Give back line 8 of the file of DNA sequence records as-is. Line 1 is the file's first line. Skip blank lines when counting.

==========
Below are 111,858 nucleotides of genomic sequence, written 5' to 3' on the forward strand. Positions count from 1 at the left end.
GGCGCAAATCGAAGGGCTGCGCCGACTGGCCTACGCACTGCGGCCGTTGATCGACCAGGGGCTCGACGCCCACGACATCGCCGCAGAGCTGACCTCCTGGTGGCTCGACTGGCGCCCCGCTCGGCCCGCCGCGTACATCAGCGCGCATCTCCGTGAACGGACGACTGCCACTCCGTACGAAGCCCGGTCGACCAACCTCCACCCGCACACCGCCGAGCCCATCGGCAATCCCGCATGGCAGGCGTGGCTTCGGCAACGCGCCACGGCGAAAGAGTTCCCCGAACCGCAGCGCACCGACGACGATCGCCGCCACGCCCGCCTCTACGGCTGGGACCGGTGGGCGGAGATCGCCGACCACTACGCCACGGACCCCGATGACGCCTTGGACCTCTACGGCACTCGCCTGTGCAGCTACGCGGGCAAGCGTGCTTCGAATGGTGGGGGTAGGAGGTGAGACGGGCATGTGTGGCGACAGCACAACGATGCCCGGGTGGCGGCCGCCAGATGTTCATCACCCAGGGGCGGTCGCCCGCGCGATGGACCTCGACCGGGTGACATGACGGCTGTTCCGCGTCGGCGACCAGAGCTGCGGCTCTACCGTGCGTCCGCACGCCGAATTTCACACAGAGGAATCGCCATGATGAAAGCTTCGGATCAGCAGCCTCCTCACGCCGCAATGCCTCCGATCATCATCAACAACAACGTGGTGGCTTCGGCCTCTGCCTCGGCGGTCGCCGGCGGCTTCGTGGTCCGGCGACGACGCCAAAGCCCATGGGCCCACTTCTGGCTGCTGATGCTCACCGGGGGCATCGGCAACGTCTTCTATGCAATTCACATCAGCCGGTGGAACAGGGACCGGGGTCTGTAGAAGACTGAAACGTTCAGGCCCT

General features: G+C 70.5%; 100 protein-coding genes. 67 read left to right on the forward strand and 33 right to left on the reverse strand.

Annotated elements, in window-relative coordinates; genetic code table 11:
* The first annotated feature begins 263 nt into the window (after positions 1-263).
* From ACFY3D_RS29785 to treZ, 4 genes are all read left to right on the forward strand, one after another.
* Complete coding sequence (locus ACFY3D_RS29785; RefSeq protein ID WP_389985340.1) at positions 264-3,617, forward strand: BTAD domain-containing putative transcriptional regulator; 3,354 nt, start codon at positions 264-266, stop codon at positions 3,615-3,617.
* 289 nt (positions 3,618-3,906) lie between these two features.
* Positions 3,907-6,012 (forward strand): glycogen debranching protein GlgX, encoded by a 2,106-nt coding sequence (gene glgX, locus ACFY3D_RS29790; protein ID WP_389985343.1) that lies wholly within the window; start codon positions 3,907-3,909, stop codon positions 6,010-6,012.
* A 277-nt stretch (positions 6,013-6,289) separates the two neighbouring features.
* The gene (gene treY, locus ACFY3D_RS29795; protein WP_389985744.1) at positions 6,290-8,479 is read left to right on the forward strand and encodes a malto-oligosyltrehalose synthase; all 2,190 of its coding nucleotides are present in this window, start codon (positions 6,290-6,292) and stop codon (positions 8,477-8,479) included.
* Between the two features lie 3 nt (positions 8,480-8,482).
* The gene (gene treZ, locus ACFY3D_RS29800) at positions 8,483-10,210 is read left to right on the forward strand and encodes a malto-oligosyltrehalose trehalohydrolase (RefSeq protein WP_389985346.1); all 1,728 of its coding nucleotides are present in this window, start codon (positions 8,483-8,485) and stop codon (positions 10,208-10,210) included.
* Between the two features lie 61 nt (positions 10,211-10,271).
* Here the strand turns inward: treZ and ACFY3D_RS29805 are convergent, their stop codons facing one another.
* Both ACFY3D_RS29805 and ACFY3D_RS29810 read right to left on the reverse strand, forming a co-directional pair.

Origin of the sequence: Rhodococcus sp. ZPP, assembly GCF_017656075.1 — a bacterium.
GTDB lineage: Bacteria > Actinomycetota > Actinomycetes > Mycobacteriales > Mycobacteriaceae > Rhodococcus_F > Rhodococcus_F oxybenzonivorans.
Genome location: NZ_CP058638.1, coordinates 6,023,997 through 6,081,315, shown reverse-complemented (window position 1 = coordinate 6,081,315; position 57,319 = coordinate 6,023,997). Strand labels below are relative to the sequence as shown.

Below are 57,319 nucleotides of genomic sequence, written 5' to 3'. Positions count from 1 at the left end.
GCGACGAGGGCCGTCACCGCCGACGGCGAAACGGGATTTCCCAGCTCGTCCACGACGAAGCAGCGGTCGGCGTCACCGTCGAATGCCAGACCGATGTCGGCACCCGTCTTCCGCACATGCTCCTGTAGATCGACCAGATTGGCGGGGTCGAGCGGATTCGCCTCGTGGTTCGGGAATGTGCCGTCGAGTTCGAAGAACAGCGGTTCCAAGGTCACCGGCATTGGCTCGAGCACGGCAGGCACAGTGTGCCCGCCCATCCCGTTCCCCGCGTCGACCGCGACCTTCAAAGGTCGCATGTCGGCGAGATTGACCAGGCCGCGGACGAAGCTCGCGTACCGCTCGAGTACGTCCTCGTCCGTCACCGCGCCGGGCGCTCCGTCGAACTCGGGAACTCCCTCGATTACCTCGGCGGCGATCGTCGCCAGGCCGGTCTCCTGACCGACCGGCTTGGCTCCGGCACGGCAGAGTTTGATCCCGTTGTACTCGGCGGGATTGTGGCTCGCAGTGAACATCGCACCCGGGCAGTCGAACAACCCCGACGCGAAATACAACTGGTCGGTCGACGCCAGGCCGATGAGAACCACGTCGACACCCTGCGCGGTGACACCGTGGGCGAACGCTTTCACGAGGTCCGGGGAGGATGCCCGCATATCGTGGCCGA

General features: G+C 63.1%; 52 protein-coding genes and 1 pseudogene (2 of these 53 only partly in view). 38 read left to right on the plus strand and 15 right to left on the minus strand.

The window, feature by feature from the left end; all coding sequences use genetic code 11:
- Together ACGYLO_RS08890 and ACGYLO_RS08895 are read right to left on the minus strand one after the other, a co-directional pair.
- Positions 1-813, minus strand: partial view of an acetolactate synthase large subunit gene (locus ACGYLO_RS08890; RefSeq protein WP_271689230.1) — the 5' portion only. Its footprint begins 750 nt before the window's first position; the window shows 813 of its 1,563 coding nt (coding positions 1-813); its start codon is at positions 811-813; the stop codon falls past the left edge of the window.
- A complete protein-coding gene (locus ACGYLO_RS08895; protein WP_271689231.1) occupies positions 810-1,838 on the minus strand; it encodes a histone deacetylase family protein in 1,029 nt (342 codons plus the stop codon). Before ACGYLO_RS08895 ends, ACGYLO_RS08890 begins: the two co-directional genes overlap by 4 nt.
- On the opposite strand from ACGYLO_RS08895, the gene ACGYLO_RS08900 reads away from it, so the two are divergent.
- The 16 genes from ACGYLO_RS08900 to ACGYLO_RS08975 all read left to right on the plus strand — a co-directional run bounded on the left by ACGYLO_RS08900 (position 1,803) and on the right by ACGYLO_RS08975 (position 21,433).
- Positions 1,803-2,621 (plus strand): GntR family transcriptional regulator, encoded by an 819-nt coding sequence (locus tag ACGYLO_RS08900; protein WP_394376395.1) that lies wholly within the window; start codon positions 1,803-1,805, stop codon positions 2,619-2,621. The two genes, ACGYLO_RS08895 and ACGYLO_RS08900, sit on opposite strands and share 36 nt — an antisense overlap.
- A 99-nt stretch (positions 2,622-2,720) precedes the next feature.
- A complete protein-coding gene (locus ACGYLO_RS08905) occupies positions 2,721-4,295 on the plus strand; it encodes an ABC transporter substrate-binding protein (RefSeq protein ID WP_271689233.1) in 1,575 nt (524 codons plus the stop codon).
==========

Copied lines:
* 289 nt (positions 3,618-3,906) lie between these two features.